Ken,The Nitro-Piston rifles will provided a smoother firing cycle and typically give you more power than a spring piston air gun. Also, you don't run the risk of compressing the spring if left cocked too long when you are using a Nitro-Piston because there isn't a spring to compress (I know the Regal is a Nitro-Piston, I just thought I would mention that in case you weren't aware of it). As far as whether the All-Weather NP is better than the Regal NP... I don't know. The All-Weather stock will most likely be more scratch and weather resistant than the wood stock. I would read reviews on some of the websites that specifically sell air guns and nothing but air guns.Concerning your groups with the Trail NPXL 1100, that second target does look much better. It definitely takes time to get the hold down for that rifle and figure out the trigger too. Eventually (especially if you repace the factory trigger with the GRT-II trigger) you will get those groups to be 1/2" to 1" at 20 to 30 yards and better once you've got the rifle figured out. The NPXL1100 is a heavy gun. Most of that weight is in the action of the gun (compression chamber is really heavy). It is a real fun air rifle though and you will undoubtedly get quite a few critter with it.One thing to mention... I know in the manuals is says to oil the parts in the compression chamber, but don't ever do it! You'll end up blowing your seals and have to have it repaired. The seals and rings in most modern air guns are self-lubricating. You can grease the pivot joint where the barrel breaks, but that is about all I would do. Maybe in 2 or 3 years you can put a drop in the chamber (a very, very small drop since it doesn't take much) but even then, if the gun is shooting good, don't mess with it.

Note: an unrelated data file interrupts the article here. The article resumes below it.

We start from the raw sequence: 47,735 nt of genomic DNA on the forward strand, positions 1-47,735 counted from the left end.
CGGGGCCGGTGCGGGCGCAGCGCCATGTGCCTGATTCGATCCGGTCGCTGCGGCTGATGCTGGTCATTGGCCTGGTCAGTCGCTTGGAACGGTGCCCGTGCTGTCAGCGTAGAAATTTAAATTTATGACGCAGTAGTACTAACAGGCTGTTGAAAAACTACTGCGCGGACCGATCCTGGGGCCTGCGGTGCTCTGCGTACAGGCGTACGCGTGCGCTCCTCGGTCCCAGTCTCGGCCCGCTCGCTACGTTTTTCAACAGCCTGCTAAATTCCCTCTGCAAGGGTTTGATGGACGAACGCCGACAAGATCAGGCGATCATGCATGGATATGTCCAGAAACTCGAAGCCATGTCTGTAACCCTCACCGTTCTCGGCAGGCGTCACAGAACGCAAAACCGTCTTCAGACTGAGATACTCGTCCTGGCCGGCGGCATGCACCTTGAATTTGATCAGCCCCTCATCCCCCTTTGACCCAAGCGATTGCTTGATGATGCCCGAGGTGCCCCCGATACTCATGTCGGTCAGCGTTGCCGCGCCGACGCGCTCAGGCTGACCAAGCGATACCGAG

.Let us know what you decide to get instead of the Regal NP.